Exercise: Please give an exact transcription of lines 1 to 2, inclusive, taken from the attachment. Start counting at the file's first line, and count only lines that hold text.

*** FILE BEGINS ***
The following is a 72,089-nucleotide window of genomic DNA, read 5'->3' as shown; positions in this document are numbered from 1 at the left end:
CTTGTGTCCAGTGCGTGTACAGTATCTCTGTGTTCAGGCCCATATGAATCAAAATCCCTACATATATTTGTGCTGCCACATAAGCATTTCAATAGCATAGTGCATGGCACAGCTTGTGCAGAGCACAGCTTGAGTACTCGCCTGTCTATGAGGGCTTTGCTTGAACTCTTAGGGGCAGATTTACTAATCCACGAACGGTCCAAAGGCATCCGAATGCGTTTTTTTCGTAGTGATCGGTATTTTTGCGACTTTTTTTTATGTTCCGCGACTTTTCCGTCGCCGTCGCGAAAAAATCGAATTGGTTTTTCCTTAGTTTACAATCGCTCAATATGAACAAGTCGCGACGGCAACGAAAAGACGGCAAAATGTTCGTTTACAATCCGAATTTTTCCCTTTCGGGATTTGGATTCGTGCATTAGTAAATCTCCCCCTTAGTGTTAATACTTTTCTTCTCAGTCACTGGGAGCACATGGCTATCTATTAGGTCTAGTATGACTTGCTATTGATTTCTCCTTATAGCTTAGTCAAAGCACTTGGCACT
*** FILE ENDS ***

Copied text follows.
The following is a 72,089-nucleotide window of genomic DNA, read 5'->3' as shown; positions in this document are numbered from 1 at the left end:
CTTGTGTCCAGTGCGTGTACAGTATCTCTGTGTTCAGGCCCATATGAATCAAAATCCCTACATATATTTGTGCTGCCACATAAGCATTTCAATAGCATAGTGCATGGCACAGCTTGTGCAGAGCACAGCTTGAGTACTCGCCTGTCTATGAGGGCTTTGCTTGAACTCTTAGGGGCAGATTTACTAATCCACGAACGGTCCAAAGGCATCCGAATGCGTTTTTTTCGTAGTGATCGGTATTTTTGCGACTTTTTTTTATGTTCCGCGACTTTTCCGTCGCCGTCGCGAAAAAATCGAATTGGTTTTTCCTTAGTTTACAATCGCTCAATATGAACAAGTCGCGACGGCAACGAAAAGACGGCAAAATGTTCGTTTACAATCCGAATTTTTCCCTTTCGGGATTTGGATTCGTGCATTAGTAAATCTCCCCCTTAGTGTTAATACTTTTCTTCTCAGTCACTGGGAGCACATGGCTATCTATTAGGTCTAGTATGACTTGCTATTGATTTCTCCTTATAGCTTAGTCAAAGCACTTGGCACT